Salinger presents the book in the first person. Holden Caulfield is the narrator and is not entirely consistent in his narration. The events are not coherent as he moves from different timelines in his life. He begins the narration while he is a sixteen-year-old boy with no experience in life. Holden explains the dark days he experiences in New York, where the world roughs him up for four days. The depression worsens during those four days he stays alone in New York. Holden changes his narration from the direct life and uses flashbacks to tell what happened. Some of his memories are vague and are presented as inconsistent ideas of his misfortunes. The narration leaves the readers speculating, and most of the time filling in ideas, on what they think Holden could have intended to narrate about his experiences. Holden is naive in everything he does. The narration he makes of his life also shows his naivety. He is a young boy who takes life head-on but is unprepared to face it. The embarrassing incident with a prostitute proves his innocence. The public understands the story he gives in a different view compared to how Holden understands the story. The reader gets that Holden misses out on the meaning of his life. He is disoriented and does not understand most of the things that happen in his life. The problem is with his acceptance of the world and the things that happen to him. He is rigid to change, and this complicates his lonely life.

Salinger presents his main character as a typical teenager. The break in the flow of his speech and the use of curse words aisSalinger’s way of showing a boy’s character in the book. In such a way, the author also shows Holden’s insecurities. He has an obscene way of talking about the things he does not like. The prostitute’s experience causes him to refer to Sally in vulgar words, which he regrets later when he reflects upon these words at the sanitarium. The language is an indicator of the teenage feel intended for the story by Salinger. The language used in the book is intended to build the characters and the theme of immaturity and insecurity around Holden. The sensitive language brings out the trauma that Holden goes through in life. The curse words express the negativity that Holden harbors towards the world. Despite “The Catcher in the Rye” is a dull and sad book, some humor is embedded in the plot. The humor surrounds the bizarre experiences that Holden goes through when he interacts with people. The main character is frank in his expressions, and his naïve expression of reality is intended to entertain the reader. There is humor in the fact that Holden is a virgin, and he spends most of the time looking for someone to help him lose his virginity.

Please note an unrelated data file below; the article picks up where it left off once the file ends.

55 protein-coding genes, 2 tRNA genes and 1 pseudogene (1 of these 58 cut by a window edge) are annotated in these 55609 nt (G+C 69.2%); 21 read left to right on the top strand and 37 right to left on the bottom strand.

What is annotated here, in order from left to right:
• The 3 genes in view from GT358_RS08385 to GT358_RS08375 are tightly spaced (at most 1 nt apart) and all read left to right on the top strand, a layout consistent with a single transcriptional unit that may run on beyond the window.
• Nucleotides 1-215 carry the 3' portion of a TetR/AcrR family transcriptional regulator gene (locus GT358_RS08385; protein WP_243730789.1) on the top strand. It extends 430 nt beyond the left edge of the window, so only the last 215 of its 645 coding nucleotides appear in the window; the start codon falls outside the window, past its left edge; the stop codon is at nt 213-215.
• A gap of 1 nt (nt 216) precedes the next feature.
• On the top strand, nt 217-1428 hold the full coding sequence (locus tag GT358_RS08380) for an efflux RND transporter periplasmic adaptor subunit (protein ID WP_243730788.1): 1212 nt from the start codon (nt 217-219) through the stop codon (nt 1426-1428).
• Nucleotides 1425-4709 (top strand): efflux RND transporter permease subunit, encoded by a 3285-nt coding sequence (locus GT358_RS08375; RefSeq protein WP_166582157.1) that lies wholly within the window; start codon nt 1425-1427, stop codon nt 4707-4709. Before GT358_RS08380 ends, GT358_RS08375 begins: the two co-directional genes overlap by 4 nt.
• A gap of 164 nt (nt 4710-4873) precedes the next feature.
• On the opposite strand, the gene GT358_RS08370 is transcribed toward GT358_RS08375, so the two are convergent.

Salinger’s book is a model of the different turns that society has taken. Society has moved from the human values that have held it together to idolizing money and power as the success in life. The book uses one character to bring out the themes of loneliness and alienation. Holden makes the narration and gives a feeling of reality to the readers when he uses colloquial language to describe his experiences. The book does not get boring, even with a single character as the narrator and plot developer. The character manages to capture the reader’s attention through the application of flashbacks. The narration keeps the reader eager to learn about his experiences and whether he succeeds in finding himself. Unfortunately, the book ends on a sad note. Holden is neither able to find a home nor is he able to build his life. He ends up committed to an asylum after making a fall off life’s cliff. Holden does not make it to become the children’s catcher in the rye.